For the typical player, things might have gotten a little awkward Friday afternoon in the Texas Rangers clubhouse. Derek Holland, though, isn’t the typical player.
Many of his teammates were captivated by his appearance on an MLB Network show, one that poked fun at him as much as he poked fun at himself and the two hosts.
All the while, Holland sat quietly at a table with his headphones on and his iPad in hand to watch video clips of the Los Angeles Angels hitters he’ll be facing Saturday night.
It’ll be his first start since shutting out Baltimore last weekend on three hits and 116 pitches — a start that he believes is better than any in his career.
Yes, better than Game 4 of the 2011 World Series, when he tossed 8 1/3 scoreless innings on baseball’s biggest stage. The complete-game effort Sunday told him that he is back after two years of injuries.
The Rangers, however, are weighing just how far they will let Holland go the rest of this season. He’ll definitely be in the rotation, but the Rangers plan to keep close tabs on him down the stretch.
“We know he’s been out to 116,” manager Jeff Banister said. “I don’t know if we’ll be as liberal with that number. That’s not to say that we don’t go to that number. We haven’t taken the gloves off just yet.”
Holland said that he feels fine entering his fifth start of the season, his fourth since coming off the disabled list Aug. 19 after missing fourth months with a shoulder injury.
The off day Thursday allowed him to catch up after the nine-inning workload against the Orioles, and the off day is what allowed him to go the distance.
“If we didn’t have the extra day, it’s probably a different scenario,” Banister said.
Holland understands that he will be monitored going forward. He logged only 37 innings last season and has racked up just 22 1/3 so far in 2015.
Even adding in the innings from his rehab starts, his arm hasn’t been very active the past two years and the Rangers don’t want to push him.
Derek Holland threw 116 pitches Sunday, his most pitches in a game since logging 119 against Baltimore on July 19, 2013.
But games need to be won if the Rangers want to make the postseason, and Holland looks as if he could be a force down the stretch. Despite the club’s concerns, his arm is fresh and his stuff has been good.
“It sucks that I am as fresh as I am, but I need to use this to my benefit and help these guys,” Holland said. “I don’t know what the plan is from here on out, but I’m just happy they let me have the chances to go out there for nine innings.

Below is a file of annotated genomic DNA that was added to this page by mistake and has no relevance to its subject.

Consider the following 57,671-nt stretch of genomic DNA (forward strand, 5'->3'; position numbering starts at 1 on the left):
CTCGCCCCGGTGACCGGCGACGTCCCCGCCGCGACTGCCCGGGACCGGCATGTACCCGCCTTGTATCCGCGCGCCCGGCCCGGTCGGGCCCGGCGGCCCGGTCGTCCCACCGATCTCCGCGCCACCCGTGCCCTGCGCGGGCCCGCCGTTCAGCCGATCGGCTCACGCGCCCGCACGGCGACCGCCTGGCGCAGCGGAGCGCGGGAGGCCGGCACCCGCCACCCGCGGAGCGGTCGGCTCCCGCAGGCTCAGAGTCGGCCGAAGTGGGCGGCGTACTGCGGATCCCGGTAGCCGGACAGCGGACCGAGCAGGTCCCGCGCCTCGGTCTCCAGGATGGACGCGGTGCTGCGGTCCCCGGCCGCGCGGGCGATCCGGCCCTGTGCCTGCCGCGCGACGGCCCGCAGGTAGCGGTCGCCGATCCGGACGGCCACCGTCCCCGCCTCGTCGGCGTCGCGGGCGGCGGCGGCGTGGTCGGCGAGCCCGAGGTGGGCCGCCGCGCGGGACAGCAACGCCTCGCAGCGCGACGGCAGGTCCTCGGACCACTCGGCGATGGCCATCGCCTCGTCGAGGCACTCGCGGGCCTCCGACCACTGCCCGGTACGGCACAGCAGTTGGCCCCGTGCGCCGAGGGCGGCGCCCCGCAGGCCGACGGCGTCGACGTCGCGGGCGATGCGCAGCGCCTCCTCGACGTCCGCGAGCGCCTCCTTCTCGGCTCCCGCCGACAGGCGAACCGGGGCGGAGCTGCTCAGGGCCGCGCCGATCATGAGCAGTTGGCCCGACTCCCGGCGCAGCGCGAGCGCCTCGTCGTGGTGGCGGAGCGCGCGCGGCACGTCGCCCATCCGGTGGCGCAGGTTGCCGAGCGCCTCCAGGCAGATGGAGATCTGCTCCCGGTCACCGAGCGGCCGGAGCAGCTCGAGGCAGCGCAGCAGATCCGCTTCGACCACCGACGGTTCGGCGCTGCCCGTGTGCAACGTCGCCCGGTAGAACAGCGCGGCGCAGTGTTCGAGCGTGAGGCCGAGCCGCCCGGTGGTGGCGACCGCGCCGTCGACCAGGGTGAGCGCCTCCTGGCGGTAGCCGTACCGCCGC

“I feel like everything is good. My job is to be prepared every five days. Now, it’s go time.”
We know he’s been out to 116. I don’t know if we’ll be as liberal with that number. That’s not to say that we don’t go to that number. We haven’t taken the gloves off just yet.
Manager Jeff Banister
Banister hadn’t been around Holland before this season but knew he was a good pitcher. Banister also knew of the other stuff, from the zany impersonations to the silly commercials and TV spots.
But he has learned something else: Holland will be prepared for each start.
Having not been around Holland before this season, Banister was unaware of how much time and preparation Holland puts in between starts.
“As loose as he is and as much fun as he has off the field and in the clubhouse, to see his preparation, it’s refreshing, really, because he puts a premium on preparation,” Banister said. “I didn’t have that coming in on Derek. I knew that this was a quality left-handed pitcher, but to add the factor that he’s willing to put the extra work in has impressed me.”
Holland is also pumped with more confidence after his shutout of the Orioles. It showed him that he can survive a significant injury — be it to his knee or his shoulder — and still be an effective pitcher.
That’s why Sunday outweighs the 2011 Fall Classic.
“It’s more meaningful to me because of what I overcame,” Holland said. “It shows I can overcome anything and no situation is too much for me.”
Nevertheless, the Rangers are going to keep an eye on Holland’s workload — as much as they can while weighing the need to win — the rest of the season.
“We’re still going to monitor the pitch count, and he’s going to have to be completely honest with us on how he feels,” Banister said.